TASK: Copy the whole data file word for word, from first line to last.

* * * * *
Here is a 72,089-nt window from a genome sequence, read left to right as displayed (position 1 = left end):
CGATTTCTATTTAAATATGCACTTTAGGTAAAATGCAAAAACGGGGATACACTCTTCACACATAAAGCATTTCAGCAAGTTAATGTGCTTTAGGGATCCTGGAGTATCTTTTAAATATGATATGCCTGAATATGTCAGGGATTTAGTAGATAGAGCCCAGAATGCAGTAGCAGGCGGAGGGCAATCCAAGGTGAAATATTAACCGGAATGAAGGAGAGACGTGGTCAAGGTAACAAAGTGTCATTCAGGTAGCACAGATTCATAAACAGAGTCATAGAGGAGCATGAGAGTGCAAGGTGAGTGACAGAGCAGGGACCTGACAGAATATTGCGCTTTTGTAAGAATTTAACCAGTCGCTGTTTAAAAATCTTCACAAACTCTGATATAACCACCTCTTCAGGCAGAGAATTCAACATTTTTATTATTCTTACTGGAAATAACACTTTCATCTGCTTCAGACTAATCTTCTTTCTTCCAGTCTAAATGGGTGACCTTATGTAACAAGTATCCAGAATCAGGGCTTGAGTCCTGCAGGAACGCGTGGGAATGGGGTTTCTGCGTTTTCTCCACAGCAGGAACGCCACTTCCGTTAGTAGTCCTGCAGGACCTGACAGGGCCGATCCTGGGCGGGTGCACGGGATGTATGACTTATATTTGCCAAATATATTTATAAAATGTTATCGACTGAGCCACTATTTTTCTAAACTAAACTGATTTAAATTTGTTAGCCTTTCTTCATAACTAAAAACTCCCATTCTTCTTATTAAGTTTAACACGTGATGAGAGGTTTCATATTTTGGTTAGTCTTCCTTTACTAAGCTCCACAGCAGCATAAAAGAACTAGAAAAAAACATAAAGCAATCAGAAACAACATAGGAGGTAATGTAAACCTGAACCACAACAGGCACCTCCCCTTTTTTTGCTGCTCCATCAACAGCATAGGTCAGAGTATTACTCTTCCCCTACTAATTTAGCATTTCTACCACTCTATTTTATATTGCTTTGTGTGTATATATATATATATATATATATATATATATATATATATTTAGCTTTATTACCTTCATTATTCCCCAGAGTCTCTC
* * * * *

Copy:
Here is a 72,089-nt window from a genome sequence, read left to right as displayed (position 1 = left end):
CGATTTCTATTTAAATATGCACTTTAGGTAAAATGCAAAAACGGGGATACACTCTTCACACATAAAGCATTTCAGCAAGTTAATGTGCTTTAGGGATCCTGGAGTATCTTTTAAATATGATATGCCTGAATATGTCAGGGATTTAGTAGATAGAGCCCAGAATGCAGTAGCAGGCGGAGGGCAATCCAAGGTGAAATATTAACCGGAATGAAGGAGAGACGTGGTCAAGGTAACAAAGTGTCATTCAGGTAGCACAGATTCATAAACAGAGTCATAGAGGAGCATGAGAGTGCAAGGTGAGTGACAGAGCAGGGACCTGACAGAATATTGCGCTTTTGTAAGAATTTAACCAGTCGCTGTTTAAAAATCTTCACAAACTCTGATATAACCACCTCTTCAGGCAGAGAATTCAACATTTTTATTATTCTTACTGGAAATAACACTTTCATCTGCTTCAGACTAATCTTCTTTCTTCCAGTCTAAATGGGTGACCTTATGTAACAAGTATCCAGAATCAGGGCTTGAGTCCTGCAGGAACGCGTGGGAATGGGGTTTCTGCGTTTTCTCCACAGCAGGAACGCCACTTCCGTTAGTAGTCCTGCAGGACCTGACAGGGCCGATCCTGGGCGGGTGCACGGGATGTATGACTTATATTTGCCAAATATATTTATAAAATGTTATCGACTGAGCCACTATTTTTCTAAACTAAACTGATTTAAATTTGTTAGCCTTTCTTCATAACTAAAAACTCCCATTCTTCTTATTAAGTTTAACACGTGATGAGAGGTTTCATATTTTGGTTAGTCTTCCTTTACTAAGCTCCACAGCAGCATAAAAGAACTAGAAAAAAACATAAAGCAATCAGAAACAACATAGGAGGTAATGTAAACCTGAACCACAACAGGCACCTCCCCTTTTTTTGCTGCTCCATCAACAGCATAGGTCAGAGTATTACTCTTCCCCTACTAATTTAGCATTTCTACCACTCTATTTTATATTGCTTTGTGTGTATATATATATATATATATATATATATATATATATATATTTAGCTTTATTACCTTCATTATTCCCCAGAGTCTCTC